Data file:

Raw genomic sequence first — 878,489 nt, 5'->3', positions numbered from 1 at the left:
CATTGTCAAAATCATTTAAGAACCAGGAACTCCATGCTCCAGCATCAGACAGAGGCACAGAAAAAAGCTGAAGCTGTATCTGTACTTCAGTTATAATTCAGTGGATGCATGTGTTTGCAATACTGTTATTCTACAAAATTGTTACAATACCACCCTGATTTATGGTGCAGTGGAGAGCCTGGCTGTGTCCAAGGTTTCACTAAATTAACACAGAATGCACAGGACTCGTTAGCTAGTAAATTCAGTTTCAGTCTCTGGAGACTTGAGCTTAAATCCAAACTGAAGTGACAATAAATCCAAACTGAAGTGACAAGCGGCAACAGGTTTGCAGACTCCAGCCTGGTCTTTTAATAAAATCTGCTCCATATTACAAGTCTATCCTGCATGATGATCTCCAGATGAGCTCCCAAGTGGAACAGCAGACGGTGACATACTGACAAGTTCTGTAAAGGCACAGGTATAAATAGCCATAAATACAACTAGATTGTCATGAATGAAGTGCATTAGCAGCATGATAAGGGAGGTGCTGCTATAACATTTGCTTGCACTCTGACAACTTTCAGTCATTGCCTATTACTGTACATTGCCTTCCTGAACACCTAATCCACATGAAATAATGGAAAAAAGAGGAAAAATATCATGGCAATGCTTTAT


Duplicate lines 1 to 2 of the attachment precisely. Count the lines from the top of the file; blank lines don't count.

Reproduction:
Raw genomic sequence first — 878,489 nt, 5'->3', positions numbered from 1 at the left:
CATTGTCAAAATCATTTAAGAACCAGGAACTCCATGCTCCAGCATCAGACAGAGGCACAGAAAAAAGCTGAAGCTGTATCTGTACTTCAGTTATAATTCAGTGGATGCATGTGTTTGCAATACTGTTATTCTACAAAATTGTTACAATACCACCCTGATTTATGGTGCAGTGGAGAGCCTGGCTGTGTCCAAGGTTTCACTAAATTAACACAGAATGCACAGGACTCGTTAGCTAGTAAATTCAGTTTCAGTCTCTGGAGACTTGAGCTTAAATCCAAACTGAAGTGACAATAAATCCAAACTGAAGTGACAAGCGGCAACAGGTTTGCAGACTCCAGCCTGGTCTTTTAATAAAATCTGCTCCATATTACAAGTCTATCCTGCATGATGATCTCCAGATGAGCTCCCAAGTGGAACAGCAGACGGTGACATACTGACAAGTTCTGTAAAGGCACAGGTATAAATAGCCATAAATACAACTAGATTGTCATGAATGAAGTGCATTAGCAGCATGATAAGGGAGGTGCTGCTATAACATTTGCTTGCACTCTGACAACTTTCAGTCATTGCCTATTACTGTACATTGCCTTCCTGAACACCTAATCCACATGAAATAATGGAAAAAAGAGGAAAAATATCATGGCAATGCTTTAT